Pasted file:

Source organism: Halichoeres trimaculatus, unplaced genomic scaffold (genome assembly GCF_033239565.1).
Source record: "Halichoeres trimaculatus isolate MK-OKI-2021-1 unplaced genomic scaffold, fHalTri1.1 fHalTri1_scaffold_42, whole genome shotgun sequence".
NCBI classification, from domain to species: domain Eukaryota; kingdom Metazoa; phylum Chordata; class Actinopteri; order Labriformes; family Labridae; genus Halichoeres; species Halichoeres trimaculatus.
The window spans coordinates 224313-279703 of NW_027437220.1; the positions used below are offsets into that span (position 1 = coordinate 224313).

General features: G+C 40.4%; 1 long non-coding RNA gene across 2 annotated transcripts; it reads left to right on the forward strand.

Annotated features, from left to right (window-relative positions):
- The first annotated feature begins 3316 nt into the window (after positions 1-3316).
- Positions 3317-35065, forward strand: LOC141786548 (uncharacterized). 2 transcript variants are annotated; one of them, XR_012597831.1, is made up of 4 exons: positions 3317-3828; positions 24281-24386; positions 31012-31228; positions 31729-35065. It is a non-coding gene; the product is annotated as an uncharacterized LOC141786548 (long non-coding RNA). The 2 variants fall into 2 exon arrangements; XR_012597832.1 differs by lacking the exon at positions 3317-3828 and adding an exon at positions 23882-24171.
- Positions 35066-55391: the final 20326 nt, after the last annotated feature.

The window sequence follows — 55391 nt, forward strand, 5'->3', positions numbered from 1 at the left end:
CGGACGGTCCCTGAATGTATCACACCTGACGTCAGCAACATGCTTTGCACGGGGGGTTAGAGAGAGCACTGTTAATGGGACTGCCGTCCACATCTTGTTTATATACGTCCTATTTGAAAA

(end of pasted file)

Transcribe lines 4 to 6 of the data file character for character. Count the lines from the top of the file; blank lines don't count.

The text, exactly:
The window spans coordinates 224313-279703 of NW_027437220.1; the positions used below are offsets into that span (position 1 = coordinate 224313).

General features: G+C 40.4%; 1 long non-coding RNA gene across 2 annotated transcripts; it reads left to right on the forward strand.

Annotated features, from left to right (window-relative positions):